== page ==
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How to reduce switching losses in Photovoltaic (PV) inverters

How to reduce switching losses in Photovoltaic (PV) inverters

With rising energy costs and requirements for portability, efficiency is key to every power system. This is particularly true for photovoltaic (PV) inverters where designers and operators want to convert as much of the Sun's energy to electrical power as possible. While the power sector is relatively mature there remains room for incremental innovation. Innovation such as this new technique to control switching losses in power converters based on half-bridge circuits.

Synchronous Reverse Blocking (SRB) adds a second switching transistor in series with the main switch to block the reverse current in the associated freewheeling diode.

This second switch must be synchronized with the main switch so that reverse current is passed through a parallel silicon carbide (SiC) Schottky diode. This diode has a high breakdown voltage and an extremely low reverse recovery charge so that the effect of Qrr on switching losses is significantly reduced.

With Advanced SRB (A-SRB1) the losses caused by recharging the output capacitance of the main switch are significantly reduced by pre-charging it to a lower voltage. The output capacitance COSS strongly depends on the drain-source voltage VDS. When this is increased from 0V to 40V the capacitance is reduced by a factor of about 100. During turn-on, this voltage dependency causes the main portion of the charging current to flow for low VDS. However, in a half-bridge configuration, a low VDS across the switch being in off-state means a high voltage across the switch turning on,  leading to high turn-on losses due to the charging current peak.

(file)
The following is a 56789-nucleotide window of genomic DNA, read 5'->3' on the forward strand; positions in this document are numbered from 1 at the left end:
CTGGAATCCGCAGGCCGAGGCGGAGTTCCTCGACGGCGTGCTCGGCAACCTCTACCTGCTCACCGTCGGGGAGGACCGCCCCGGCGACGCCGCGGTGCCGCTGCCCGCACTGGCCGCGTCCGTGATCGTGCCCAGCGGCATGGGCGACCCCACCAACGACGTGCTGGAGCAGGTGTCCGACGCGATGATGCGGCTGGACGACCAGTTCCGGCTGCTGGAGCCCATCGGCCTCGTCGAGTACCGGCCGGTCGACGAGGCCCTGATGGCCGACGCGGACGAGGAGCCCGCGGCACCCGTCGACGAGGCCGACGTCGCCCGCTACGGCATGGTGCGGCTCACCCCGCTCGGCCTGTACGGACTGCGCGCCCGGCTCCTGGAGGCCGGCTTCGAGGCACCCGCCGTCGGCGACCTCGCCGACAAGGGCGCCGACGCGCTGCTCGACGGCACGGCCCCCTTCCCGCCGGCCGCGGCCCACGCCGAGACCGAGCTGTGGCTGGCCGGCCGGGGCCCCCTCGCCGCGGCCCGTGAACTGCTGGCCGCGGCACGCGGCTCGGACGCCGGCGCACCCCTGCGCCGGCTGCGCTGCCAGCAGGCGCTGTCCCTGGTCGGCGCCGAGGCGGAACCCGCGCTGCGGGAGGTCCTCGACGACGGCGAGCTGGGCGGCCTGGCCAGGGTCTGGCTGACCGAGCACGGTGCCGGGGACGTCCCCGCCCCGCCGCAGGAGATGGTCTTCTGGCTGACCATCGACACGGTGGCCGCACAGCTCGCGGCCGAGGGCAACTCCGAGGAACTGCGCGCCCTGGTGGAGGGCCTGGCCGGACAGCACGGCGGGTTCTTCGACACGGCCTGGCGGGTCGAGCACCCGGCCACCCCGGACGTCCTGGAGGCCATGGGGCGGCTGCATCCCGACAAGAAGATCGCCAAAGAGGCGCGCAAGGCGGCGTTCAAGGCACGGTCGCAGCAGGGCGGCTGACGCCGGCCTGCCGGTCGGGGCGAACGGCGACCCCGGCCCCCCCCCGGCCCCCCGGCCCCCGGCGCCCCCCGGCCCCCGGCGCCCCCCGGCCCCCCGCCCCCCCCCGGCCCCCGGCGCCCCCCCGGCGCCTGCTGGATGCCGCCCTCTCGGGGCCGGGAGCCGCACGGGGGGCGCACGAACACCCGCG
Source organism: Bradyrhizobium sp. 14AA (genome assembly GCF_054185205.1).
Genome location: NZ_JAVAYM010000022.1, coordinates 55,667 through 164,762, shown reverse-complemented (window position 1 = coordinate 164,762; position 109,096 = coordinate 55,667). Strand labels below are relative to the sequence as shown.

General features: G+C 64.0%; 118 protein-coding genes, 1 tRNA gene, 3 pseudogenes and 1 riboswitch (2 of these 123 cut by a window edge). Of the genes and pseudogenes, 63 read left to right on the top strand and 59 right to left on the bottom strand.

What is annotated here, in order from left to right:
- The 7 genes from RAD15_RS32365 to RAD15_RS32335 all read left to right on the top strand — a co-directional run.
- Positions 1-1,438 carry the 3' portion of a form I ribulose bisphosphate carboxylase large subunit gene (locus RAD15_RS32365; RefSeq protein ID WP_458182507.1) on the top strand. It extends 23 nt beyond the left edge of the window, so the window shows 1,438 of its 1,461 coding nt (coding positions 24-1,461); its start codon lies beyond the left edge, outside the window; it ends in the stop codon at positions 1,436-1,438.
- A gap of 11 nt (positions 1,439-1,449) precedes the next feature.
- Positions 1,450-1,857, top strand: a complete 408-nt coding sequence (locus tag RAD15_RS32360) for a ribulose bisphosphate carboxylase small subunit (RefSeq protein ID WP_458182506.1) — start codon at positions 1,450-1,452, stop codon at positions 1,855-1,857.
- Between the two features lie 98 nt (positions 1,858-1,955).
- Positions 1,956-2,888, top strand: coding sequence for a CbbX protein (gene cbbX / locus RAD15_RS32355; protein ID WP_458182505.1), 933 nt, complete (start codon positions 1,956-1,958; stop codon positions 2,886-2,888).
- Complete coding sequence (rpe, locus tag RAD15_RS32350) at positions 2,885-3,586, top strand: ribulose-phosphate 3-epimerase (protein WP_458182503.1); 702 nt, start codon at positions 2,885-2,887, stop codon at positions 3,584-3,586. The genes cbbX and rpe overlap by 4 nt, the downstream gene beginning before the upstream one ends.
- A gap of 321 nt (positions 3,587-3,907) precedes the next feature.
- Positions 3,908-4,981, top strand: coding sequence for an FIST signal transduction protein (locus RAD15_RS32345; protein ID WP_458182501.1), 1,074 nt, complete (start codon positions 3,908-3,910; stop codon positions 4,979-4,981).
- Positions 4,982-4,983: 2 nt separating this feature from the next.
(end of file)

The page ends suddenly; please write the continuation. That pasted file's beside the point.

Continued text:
If COSS (Q1) of the switch remaining in off-state, is pre-charged before turn-on of the other switch of the half-bridge (the low-side switch in our example) most of the charging current does not flow through the transistor turning on and thus cannot contribute to turn-on losses. The pre-charging is performed by an additional voltage source, which is realised by a charge pump in the gate driver IC.

Based on the A-SRB technology, Toshiba has developed a system solution for PV inverters with an output power of up to 5kW. It consists of four main components:

  • The inverter bridge with A-SRB technology
  • One MCU for controlling the entire system
  • Two analog front-end ICs (AFE) for controlling the DC/DC converter input stages as well as the output inverter.

In addition to the efficiency gains achieved by A-SRB, the two highly integrated AFE ICs contribute to a compact, cost-optimised inverter system.

To learn how Toshiba's integrated A-SRB solution for PV applications can help you convert energy more efficiently, please click here:

  1. Toshiba Corporation Energy Systems & Solutions Company, 2016. Semiconductor switch and power conversion apparatus. Europäische Patentschrift EP 2 600 527 B1. 03.02.2016
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